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Dartford & District Archaeological Group (DDAG)   -    Rediscovering Dartford - Page 30

12   St Saviour's Avenue
The excavations featured in this chapter relate to the narrow strip of land located between the Holy Trinity Church wall to the west and the River Darent to the east. This was the avenue that led to the terrace of houses established by the Wardens of St Saviourís in Southwark. A further terrace was situated in Home Gardens.
   Working backward in time the terrace of houses overlooking the Darent was built c1901 (demolished 1978). They replaced a large house demolished in 1899 which was the home of James Snowden, who worked in the drawing office of John Hall. He was also a friend of Richard Trevithick, the well known Cornish inventor. Snowdensís house was approached by a carriageway which ran along the Darent riverbank from the High Street to the south side of his property.
   Our excavations first revealed this carriageway, made of compacted chalk   with gravel spread over it. Below this, and nearer to the High Street, we  found evidence of a small industrial site. A portion of an oven or hearth was

uncovered, constructed of roofing tiles. 17th century documents show the land was owned by a series of people, all of whom were glovers by trade. Near to this tiled feature was found a large quantity of skeletal remains, the majority of which were sheep or goatís leg bones, confirming the leather-craft connection.
   In 1817, the same area of land was used as a cooperís yard (barrel maker). From our excavations it would also appear that the churchyard wall which runs along the West side of the site has long been a boundary. No evidence of any human burials was found during our excavations. The grid dug against the churchyard wall proved that there was as much wall below ground as above.
   We had hoped that our excavations might reveal evidence of the course of the Roman road, and although a fair amount of Roman pottery was found, no evidence of any Roman structures were noted. The oldest object found on site turned out to be a flint implement of the Acheulian type c.250,000 years old. The Group was surprised by the amount of evidence gathered and the variety of uses to which this narrow strip of land had been put.

13. The Mill House, Hawley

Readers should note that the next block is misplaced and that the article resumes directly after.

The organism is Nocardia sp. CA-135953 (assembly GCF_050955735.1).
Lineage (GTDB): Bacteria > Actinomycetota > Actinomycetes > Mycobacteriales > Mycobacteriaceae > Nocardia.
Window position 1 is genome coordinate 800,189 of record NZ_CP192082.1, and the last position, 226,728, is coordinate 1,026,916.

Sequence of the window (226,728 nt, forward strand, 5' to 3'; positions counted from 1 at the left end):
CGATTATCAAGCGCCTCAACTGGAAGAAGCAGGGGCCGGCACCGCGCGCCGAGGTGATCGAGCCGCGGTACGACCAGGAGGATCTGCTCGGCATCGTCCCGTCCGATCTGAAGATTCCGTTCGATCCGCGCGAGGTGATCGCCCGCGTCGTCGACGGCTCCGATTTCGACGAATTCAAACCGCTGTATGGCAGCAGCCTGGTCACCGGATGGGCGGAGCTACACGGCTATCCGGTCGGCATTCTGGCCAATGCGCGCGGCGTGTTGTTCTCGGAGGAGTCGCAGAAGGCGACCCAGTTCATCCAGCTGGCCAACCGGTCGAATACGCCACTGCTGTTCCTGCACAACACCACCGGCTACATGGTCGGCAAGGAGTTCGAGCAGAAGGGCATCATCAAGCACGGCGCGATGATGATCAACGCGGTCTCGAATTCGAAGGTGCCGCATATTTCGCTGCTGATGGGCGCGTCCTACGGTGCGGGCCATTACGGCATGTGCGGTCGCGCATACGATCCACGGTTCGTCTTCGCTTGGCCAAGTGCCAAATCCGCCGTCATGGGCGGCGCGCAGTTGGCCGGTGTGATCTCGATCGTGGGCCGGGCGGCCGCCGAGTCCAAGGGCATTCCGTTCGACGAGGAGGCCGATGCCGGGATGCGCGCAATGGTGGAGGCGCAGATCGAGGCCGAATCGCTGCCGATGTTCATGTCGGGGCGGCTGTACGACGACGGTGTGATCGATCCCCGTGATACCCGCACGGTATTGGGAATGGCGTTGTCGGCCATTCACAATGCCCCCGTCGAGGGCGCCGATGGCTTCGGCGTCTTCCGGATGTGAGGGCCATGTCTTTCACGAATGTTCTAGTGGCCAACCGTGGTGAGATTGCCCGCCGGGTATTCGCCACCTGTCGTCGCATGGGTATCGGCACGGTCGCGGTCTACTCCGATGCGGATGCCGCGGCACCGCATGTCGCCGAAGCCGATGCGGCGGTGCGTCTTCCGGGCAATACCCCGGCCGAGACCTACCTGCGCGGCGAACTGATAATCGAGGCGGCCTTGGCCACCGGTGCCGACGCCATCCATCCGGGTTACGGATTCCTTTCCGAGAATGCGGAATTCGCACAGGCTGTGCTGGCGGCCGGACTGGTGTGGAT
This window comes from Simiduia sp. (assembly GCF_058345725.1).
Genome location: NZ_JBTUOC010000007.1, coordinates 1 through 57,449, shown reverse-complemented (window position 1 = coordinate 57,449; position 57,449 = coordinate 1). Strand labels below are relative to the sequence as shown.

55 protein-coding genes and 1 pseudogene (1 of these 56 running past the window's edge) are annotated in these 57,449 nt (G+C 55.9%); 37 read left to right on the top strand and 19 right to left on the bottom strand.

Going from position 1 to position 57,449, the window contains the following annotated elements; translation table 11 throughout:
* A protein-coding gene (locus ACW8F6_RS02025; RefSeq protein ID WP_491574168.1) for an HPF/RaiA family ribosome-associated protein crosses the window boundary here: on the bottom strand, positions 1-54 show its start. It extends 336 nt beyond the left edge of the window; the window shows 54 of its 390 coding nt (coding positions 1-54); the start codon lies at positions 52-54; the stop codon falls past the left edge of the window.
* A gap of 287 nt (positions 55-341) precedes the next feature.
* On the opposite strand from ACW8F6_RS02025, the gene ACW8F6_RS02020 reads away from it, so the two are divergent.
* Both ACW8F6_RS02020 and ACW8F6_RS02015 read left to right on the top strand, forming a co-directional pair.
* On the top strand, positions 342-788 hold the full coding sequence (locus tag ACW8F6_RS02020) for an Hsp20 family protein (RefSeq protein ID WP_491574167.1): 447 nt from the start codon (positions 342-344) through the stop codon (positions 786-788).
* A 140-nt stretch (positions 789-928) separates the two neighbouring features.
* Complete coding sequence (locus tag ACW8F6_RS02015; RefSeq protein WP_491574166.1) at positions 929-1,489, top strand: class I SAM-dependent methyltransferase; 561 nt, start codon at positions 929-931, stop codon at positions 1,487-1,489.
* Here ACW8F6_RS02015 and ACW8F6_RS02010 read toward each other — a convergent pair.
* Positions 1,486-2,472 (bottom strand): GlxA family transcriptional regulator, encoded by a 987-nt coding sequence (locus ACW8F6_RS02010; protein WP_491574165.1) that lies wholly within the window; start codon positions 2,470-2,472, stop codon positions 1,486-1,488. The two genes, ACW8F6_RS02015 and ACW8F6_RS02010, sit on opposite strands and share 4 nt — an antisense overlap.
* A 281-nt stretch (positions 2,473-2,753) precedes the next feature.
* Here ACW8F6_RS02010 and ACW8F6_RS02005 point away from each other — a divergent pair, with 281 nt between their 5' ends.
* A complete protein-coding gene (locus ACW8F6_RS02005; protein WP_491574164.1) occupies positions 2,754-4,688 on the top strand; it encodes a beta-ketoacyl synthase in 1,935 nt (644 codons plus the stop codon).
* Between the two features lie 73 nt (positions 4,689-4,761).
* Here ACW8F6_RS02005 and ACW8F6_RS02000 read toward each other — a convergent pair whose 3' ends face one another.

This listed building was demolished during the early part of February 1978. It was situated next to the Hawley Road on the left side of the entrance to Louis G. Ford (of the Graham Group). The building was described by the Department of the Environment as being 18th century in date, which was based purely on an external examination. A photographic survey was carried out by the Group on the 3rd February, 1978 just as the demolition had begun. During this survey it was noted on entering the roof space that the remains of an earlier timber-framed house existed which had been entirely built around, sometime during the 18th century. As the demolition proceeded, further evidence was uncovered as to the real age of the house. It now seems that the original building was a single storey timber-framed construction dating back to the second half of the 16th century. It then had a two storey extension built at its western end. The original house was later heightened by constructing a second storey. Finally the building was Ďmodernisedí in the 18th century covering the whole of the earlier structure. Up until fairly recent times, the house formed part of a large mill structure, which extended eastwards over the Darent and was equipped with water wheels. The mill has been used for
various processes including the manufacture of paper, the extraction of oil from seed and dyeing and finishing of leather products. The early history of the Mill House is at present sketchy although Edward Hasted, a local historian and antiquary, mentions the house being rebuilt by Samuel Percival, although he does not give a date. Rear Admiral Robert Robinson of Eltham later owned the property following his marriage to Percivalís surviving daughter and heir. It then passed to Thomas Frazer and was occupied by Hussey Fleet, a local brewer.
   Shortly after demolition was completed, the Group carried out a limited excavation on the site in an effort to find further dating evidence which would assist us in following the evolution of the Mill House. Whilst following the foundations of the house, a filled-in cellar was located. This proved too large to excavate totally, so by means of a trial trench, details of its size, its date of disuse and final backfilling were obtained. Dating was confirmed by means of clay tobacco pipes and Chinese blue and white porcelain. It was unfortunately not possible to trace the foundations of the early building up to the mill race as they had been destroyed by more recent foundations and a large underground storage tank.


The Mill House, Hawley

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